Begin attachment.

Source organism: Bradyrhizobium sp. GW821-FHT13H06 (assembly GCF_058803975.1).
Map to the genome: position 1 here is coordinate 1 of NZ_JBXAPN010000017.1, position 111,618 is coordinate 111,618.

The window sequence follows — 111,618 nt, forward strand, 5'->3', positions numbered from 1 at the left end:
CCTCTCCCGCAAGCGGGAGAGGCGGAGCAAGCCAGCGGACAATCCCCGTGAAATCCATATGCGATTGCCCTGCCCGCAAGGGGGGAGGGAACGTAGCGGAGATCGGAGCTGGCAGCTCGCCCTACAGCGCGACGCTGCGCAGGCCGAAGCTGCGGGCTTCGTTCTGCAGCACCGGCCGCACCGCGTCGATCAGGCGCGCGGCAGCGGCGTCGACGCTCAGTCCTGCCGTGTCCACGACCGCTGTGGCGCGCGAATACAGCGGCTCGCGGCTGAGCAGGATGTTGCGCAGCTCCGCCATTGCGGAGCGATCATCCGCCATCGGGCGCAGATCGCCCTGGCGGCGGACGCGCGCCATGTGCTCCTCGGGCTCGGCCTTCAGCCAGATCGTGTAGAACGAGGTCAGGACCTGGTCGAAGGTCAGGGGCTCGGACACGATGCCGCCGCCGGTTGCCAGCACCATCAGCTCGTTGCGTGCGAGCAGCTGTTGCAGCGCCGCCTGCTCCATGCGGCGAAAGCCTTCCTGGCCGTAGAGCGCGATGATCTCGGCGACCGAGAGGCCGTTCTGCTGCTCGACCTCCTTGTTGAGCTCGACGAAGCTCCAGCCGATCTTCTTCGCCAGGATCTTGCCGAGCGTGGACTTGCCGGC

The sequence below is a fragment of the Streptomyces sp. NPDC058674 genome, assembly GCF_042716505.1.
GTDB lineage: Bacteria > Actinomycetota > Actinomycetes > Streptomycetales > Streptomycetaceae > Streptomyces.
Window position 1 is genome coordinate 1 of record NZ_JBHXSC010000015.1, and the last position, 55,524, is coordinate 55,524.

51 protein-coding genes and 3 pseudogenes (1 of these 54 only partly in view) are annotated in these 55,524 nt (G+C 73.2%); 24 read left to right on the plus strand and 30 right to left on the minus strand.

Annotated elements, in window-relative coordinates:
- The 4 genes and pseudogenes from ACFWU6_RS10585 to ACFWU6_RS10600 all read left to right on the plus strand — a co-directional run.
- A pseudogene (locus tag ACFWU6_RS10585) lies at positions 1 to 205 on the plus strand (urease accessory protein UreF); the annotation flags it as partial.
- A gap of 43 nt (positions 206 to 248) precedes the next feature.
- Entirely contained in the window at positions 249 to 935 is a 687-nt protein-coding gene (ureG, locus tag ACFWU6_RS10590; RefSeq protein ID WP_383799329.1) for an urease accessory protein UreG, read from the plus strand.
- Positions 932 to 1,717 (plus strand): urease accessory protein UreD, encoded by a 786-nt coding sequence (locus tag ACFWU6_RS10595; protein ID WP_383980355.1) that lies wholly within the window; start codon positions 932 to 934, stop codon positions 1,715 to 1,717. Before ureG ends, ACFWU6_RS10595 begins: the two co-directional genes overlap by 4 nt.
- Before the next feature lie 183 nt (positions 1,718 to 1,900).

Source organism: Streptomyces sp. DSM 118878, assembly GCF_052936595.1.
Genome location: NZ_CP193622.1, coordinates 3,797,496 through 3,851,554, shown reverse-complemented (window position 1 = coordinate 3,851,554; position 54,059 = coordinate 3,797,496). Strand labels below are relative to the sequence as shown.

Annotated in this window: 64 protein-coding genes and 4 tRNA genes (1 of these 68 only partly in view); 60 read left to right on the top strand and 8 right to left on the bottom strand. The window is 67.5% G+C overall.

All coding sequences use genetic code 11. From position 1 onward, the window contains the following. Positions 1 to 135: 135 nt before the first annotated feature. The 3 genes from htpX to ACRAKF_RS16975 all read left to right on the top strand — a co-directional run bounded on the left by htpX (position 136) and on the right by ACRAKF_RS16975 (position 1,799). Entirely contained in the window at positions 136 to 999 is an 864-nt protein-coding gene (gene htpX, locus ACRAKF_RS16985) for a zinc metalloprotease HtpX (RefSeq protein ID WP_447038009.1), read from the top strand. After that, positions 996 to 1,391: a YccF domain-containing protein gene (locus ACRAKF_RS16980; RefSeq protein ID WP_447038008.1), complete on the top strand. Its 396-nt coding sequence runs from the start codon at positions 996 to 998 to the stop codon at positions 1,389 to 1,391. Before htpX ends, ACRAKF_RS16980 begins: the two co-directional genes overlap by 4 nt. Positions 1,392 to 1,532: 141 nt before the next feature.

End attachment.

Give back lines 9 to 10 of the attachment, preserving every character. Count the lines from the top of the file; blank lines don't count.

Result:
Annotated elements, in window-relative coordinates:
- The 4 genes and pseudogenes from ACFWU6_RS10585 to ACFWU6_RS10600 all read left to right on the plus strand — a co-directional run.